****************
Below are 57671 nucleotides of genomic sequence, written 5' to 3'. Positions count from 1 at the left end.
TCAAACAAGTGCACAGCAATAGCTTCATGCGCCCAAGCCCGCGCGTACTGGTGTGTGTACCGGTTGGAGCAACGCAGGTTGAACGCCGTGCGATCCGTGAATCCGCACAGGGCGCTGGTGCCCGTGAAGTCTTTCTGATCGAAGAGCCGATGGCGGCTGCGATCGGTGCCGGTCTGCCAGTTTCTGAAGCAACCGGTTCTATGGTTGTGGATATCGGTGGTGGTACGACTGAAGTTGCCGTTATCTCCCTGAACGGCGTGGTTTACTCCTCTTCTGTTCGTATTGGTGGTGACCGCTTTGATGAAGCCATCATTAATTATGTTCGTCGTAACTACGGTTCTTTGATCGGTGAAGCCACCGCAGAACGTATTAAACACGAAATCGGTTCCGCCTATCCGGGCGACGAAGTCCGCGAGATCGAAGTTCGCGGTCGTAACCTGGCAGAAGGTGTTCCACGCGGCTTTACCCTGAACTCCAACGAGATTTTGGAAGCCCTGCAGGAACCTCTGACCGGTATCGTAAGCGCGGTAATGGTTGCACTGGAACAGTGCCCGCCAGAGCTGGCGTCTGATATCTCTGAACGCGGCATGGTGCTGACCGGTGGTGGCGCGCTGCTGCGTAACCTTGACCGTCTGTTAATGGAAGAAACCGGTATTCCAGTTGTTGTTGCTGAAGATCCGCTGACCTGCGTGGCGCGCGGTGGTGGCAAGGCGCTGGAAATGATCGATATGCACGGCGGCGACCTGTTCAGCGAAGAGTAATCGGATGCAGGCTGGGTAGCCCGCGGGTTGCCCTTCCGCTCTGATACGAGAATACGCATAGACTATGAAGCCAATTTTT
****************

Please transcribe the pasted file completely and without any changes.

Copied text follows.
Below are 57671 nucleotides of genomic sequence, written 5' to 3'. Positions count from 1 at the left end.
TCAAACAAGTGCACAGCAATAGCTTCATGCGCCCAAGCCCGCGCGTACTGGTGTGTGTACCGGTTGGAGCAACGCAGGTTGAACGCCGTGCGATCCGTGAATCCGCACAGGGCGCTGGTGCCCGTGAAGTCTTTCTGATCGAAGAGCCGATGGCGGCTGCGATCGGTGCCGGTCTGCCAGTTTCTGAAGCAACCGGTTCTATGGTTGTGGATATCGGTGGTGGTACGACTGAAGTTGCCGTTATCTCCCTGAACGGCGTGGTTTACTCCTCTTCTGTTCGTATTGGTGGTGACCGCTTTGATGAAGCCATCATTAATTATGTTCGTCGTAACTACGGTTCTTTGATCGGTGAAGCCACCGCAGAACGTATTAAACACGAAATCGGTTCCGCCTATCCGGGCGACGAAGTCCGCGAGATCGAAGTTCGCGGTCGTAACCTGGCAGAAGGTGTTCCACGCGGCTTTACCCTGAACTCCAACGAGATTTTGGAAGCCCTGCAGGAACCTCTGACCGGTATCGTAAGCGCGGTAATGGTTGCACTGGAACAGTGCCCGCCAGAGCTGGCGTCTGATATCTCTGAACGCGGCATGGTGCTGACCGGTGGTGGCGCGCTGCTGCGTAACCTTGACCGTCTGTTAATGGAAGAAACCGGTATTCCAGTTGTTGTTGCTGAAGATCCGCTGACCTGCGTGGCGCGCGGTGGTGGCAAGGCGCTGGAAATGATCGATATGCACGGCGGCGACCTGTTCAGCGAAGAGTAATCGGATGCAGGCTGGGTAGCCCGCGGGTTGCCCTTCCGCTCTGATACGAGAATACGCATAGACTATGAAGCCAATTTTT